Calling your UK holiday a ‘staycation’ reeks of classism
Growing up, my holiday excitement usually kicked in at our first service station stop-off.
After a spot of lunch and some squabbling with my siblings in WH Smith, we’d hop back into the car and trundle along to whichever UK coastal destination we were heading for that particular summer.
From caravans to camping, domestic holidays have always been the summer break of choice for low-income families looking for a getaway on a budget. Despite the poor and gaudy reputation of working-class favourites like Butlin’s, there is – and always has been – plenty to enjoy during a UK-based holiday.
When the outbreak of COVID-19 left thousands of Britons with cancelled plans, many looked to repurpose their annual leave with an at-home recreation of the holiday ‘vibe’; mojitos on the patio, sun loungers on the lawn.
‘Staycation’ became the word of choice when describing a holiday-in-place alternative in the midst of a pandemic. It means taking some time off to spend doing activities near your house.
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But as lockdown travel restrictions lessened, something odd began to happen. People were tagging #staycation posts not merely to describe a holiday at home, but trips taken to locations across the UK. Tenby, Devon, Cornwall, the lakes – all these places suddenly became so-called ‘staycation’ hotspots.
While it would be easy to dismiss the misappropriation of this word as unimportant semantics, a more sinister classism lurks beneath this particular label.
By definition, a ‘staycation’ positions itself as a compromise – something that’s not a true vacation.
This may seem innocuous enough, but as someone who grew up taking numerous happy and fulfilling domestic holidays, I resent the idea that they’re somehow less-than.
Needless to say, my memories of our family getaways are precious to me – it’s frustrating to see others resentfully trade in their usual trips abroad for local travel with an ‘it’ll do’ attitude. Frankly, the whole thing stinks of middle-class privilege, and ignorance to boot.
We’ve all made sacrifices this past year, but having to spend a week relaxing in one of the UK’s many spots of natural outstanding beauty is hardly one of them. After all, there is so much more to a British break than some seaside fish and chips.
The narrative around UK holidays heavily implies that they’re not as life-enriching as trips abroad. Surely a good holiday is about a break from the daily grind of life and leisure time with loved ones, not a lengthy plane journey or flashy hotel?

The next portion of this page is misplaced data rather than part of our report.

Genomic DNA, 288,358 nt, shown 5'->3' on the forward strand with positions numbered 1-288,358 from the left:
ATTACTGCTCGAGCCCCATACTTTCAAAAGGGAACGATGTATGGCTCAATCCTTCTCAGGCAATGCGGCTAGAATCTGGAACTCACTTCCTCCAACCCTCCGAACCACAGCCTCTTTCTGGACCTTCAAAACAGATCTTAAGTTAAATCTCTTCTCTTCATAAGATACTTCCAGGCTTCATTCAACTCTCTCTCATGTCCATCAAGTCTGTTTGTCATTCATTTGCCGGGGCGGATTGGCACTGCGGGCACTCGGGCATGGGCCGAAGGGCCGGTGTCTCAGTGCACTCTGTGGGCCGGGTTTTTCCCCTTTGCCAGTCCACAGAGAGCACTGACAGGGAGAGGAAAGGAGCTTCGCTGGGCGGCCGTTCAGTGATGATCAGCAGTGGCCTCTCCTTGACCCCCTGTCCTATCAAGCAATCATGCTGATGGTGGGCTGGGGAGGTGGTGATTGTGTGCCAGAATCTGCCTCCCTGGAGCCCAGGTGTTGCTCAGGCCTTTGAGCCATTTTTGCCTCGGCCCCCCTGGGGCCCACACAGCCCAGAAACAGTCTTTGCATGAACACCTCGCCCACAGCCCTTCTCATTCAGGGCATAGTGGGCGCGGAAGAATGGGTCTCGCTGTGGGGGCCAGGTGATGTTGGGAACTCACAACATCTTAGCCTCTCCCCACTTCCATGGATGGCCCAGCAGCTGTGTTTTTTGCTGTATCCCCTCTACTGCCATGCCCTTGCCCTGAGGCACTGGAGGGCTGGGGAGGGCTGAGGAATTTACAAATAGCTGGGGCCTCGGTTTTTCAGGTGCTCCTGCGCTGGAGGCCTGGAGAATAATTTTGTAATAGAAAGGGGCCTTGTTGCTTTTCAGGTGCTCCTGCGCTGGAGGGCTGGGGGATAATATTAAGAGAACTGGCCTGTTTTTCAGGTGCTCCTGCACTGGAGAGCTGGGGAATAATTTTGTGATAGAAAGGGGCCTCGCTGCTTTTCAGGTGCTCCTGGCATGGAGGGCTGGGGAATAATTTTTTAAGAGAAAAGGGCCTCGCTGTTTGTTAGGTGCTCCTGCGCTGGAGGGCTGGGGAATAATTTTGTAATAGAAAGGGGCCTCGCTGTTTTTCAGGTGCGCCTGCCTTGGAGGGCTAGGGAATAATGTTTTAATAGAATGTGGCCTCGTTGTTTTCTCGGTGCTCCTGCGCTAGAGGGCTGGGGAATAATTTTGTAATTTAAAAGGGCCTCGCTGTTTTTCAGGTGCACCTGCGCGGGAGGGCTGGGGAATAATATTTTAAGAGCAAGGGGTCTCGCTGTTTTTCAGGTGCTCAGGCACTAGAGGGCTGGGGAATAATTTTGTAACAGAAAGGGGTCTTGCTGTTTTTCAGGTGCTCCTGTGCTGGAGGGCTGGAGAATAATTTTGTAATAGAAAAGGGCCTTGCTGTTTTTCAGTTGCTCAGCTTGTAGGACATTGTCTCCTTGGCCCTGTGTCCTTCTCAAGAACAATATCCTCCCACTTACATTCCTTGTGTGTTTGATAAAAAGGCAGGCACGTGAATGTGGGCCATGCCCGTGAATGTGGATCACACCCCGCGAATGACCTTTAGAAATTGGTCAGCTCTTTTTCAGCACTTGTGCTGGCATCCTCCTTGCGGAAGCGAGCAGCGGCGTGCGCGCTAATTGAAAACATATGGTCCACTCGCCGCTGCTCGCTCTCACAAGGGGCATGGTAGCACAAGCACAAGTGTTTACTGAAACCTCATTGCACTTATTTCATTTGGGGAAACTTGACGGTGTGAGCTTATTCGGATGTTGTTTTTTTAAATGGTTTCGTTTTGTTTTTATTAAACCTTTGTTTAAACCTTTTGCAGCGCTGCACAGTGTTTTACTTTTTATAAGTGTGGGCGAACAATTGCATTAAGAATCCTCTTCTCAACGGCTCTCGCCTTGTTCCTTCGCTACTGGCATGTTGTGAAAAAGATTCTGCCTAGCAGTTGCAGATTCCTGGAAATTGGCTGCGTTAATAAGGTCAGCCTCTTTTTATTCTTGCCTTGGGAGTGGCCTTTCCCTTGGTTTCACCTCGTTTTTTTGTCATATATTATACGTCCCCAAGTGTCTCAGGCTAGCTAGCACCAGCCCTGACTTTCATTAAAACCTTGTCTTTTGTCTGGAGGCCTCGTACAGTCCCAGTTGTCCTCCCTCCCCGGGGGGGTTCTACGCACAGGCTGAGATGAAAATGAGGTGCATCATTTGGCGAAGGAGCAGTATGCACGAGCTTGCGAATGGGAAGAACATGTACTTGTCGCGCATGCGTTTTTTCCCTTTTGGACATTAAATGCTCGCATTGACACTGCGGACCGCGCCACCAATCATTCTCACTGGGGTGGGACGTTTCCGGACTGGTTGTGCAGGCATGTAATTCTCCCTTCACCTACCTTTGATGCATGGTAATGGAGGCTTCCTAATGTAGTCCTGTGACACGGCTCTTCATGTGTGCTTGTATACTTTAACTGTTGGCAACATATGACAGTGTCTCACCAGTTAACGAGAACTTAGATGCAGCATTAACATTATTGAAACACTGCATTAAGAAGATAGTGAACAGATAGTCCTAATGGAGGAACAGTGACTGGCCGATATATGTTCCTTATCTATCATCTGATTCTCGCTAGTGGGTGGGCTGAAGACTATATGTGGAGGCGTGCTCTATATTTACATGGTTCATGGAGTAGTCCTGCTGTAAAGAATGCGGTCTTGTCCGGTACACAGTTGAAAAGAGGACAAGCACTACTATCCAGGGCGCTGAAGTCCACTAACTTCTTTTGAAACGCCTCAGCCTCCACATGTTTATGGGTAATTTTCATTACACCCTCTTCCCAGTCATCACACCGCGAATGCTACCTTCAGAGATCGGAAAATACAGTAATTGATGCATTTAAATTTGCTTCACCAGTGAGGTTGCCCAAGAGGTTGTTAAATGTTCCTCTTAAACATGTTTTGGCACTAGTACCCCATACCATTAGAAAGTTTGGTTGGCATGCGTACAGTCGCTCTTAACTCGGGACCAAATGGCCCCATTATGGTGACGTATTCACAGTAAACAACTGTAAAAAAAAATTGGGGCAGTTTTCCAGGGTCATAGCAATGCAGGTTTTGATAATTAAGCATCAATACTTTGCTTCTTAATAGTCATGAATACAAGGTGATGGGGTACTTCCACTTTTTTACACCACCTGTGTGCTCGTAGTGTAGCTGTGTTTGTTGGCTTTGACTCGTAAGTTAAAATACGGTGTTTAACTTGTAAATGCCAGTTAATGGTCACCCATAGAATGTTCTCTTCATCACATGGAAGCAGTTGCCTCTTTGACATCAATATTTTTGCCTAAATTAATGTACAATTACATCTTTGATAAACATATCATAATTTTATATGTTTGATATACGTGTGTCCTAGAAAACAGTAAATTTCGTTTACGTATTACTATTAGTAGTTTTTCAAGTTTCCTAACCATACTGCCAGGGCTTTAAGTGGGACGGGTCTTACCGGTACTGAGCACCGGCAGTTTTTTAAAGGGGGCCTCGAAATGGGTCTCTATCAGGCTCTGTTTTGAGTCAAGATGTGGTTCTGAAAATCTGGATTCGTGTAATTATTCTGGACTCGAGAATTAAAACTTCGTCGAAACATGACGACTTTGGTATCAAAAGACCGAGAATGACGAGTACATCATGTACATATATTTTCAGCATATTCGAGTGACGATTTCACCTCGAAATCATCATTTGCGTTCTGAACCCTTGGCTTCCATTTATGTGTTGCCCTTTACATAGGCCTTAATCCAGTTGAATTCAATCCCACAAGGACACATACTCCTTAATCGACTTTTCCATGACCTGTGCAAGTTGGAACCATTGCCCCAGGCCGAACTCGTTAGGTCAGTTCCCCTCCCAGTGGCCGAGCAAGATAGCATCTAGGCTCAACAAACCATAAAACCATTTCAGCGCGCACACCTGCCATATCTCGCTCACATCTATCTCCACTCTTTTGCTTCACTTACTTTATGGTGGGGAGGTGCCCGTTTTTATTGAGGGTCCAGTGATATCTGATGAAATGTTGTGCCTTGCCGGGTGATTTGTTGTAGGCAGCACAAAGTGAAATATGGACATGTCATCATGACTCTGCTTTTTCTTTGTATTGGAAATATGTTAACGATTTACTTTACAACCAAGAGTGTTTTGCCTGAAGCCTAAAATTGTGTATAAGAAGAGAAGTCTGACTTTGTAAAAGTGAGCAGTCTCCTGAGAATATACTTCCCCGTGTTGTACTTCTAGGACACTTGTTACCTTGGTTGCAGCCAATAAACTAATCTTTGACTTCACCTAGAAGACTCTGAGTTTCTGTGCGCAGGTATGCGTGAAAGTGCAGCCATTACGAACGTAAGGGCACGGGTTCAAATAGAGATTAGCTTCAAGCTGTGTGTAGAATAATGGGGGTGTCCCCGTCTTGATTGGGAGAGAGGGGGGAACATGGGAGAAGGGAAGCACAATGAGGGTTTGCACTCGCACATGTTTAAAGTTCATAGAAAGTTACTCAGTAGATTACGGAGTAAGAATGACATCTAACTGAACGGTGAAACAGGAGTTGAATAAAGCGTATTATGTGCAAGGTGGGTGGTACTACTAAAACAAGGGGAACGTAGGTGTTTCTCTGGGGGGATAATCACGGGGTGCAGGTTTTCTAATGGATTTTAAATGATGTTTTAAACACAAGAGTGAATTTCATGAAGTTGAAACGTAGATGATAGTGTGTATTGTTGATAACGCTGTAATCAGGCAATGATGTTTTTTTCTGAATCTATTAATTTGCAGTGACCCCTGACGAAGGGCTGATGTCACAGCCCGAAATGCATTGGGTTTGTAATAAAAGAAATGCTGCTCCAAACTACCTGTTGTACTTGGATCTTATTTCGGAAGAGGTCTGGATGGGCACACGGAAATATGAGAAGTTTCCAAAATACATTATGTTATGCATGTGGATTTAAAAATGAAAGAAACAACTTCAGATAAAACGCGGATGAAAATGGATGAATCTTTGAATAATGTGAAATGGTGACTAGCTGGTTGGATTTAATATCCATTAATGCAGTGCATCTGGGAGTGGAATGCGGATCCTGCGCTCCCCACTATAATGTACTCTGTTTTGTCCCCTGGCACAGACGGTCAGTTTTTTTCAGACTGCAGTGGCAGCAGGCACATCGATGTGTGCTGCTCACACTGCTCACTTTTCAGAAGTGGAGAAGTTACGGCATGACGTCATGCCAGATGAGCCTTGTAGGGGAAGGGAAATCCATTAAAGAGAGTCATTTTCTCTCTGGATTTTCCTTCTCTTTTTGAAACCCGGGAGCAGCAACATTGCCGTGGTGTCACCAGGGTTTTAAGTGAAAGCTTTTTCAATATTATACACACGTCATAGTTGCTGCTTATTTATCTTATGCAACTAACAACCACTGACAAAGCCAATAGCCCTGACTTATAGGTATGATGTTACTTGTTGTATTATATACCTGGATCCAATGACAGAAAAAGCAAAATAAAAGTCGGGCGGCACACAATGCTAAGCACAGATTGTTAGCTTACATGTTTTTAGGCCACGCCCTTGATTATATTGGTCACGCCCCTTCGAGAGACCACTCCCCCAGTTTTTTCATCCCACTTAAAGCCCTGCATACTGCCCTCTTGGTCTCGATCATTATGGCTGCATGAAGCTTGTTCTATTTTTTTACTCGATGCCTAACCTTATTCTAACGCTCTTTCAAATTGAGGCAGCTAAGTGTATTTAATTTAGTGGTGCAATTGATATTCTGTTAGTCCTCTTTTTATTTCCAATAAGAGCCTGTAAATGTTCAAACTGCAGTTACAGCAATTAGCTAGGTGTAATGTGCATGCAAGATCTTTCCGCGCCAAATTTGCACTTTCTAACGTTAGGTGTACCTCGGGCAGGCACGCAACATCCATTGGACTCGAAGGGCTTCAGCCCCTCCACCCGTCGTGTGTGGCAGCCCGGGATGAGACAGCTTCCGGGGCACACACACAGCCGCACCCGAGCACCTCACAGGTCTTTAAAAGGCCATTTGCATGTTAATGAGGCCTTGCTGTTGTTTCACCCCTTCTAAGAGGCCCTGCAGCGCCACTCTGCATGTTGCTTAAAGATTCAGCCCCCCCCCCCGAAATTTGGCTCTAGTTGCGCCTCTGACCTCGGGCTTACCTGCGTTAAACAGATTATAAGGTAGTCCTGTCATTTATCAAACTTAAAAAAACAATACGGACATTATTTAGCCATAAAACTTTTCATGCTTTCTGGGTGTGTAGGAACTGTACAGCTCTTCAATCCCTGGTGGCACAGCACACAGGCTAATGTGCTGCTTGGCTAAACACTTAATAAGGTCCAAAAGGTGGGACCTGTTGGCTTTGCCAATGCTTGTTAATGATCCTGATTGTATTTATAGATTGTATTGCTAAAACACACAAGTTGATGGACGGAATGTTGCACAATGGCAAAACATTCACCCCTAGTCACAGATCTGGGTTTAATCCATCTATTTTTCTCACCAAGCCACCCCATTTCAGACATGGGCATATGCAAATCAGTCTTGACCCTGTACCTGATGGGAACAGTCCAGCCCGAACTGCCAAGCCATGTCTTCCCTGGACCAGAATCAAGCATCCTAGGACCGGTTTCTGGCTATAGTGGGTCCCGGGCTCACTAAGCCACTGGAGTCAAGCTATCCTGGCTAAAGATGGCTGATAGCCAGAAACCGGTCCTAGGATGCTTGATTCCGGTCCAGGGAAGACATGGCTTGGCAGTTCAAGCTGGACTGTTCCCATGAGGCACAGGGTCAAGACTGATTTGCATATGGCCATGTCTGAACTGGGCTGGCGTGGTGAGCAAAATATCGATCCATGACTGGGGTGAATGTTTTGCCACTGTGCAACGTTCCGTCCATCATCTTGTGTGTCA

In June, 70% of trips booked by Brits on Airbnb were domestic. The uptake of UK holidays is, in itself, a good thing – and not just for the tourism sector and economy. Holidaying closer to home has environmental benefits too.
Indeed, the global drop in carbon emissions has been one of the few positive side effects of the pandemic – but if we’re to keep up enthusiasm for holidays taken sans-aeroplane and make tourism more sustainable, we’re going to need to represent them better.
The fact that Boris Johnson and his family are reportedly taking a two-week ‘staycation’ to Scotland is only fuel on the fire. The 300-plus miles between London and Scotland hardly qualify as ‘staying’ – especially when you consider that Johnson is quite literally crossing the Anglo-Scottish border.
The PM has been vocal in praising ‘staycations’ – last month, he said: ‘all my happiest holiday memories are of holiday vacations here in the UK’ – but it’s hard to take his word for it considering the barrage of exotic holidays he’s taken in the past (including his controversial escape to the Caribbean just after the 2019 general election).
If anything, the Government’s newfound enthusiasm for ‘staycations’ feels like another disingenuous instance of encouraging the general public to do one thing, while ministers do something else entirely.
Transport secretary Grant Shapps was among those forced to quarantine after returning from a holiday in Spain. In truth, it’s hard to believe that most government officials won’t be jetting off on their usual luxury getaways once the public’s attention has shifted.
Right now, going abroad poses a risk, not just in health terms but logistically. As we’ve seen with the narrowing of the ‘travel corridors’, breaks away may end in two weeks of quarantine.
When holidays at home are incentivised primarily by the pitfalls of going abroad, we strip domestic breaks of their genuine appeal and guarantee their classification as a short-term solution.
We don’t know how long COVID will be with us, but we do know that we’re facing a looming recession of catastrophic proportions. Domestic holidays provide a lower-cost solution to holidaymaking while also pumping money back into the UK economy.
With the future uncertain, and climate change raging on, it is paramount we move beyond this ‘staycation’ terminology and start seeing domestic holidays for what they really are: genuine and worthy vacations that pack as much fun, beauty and relaxation as any other global destination.
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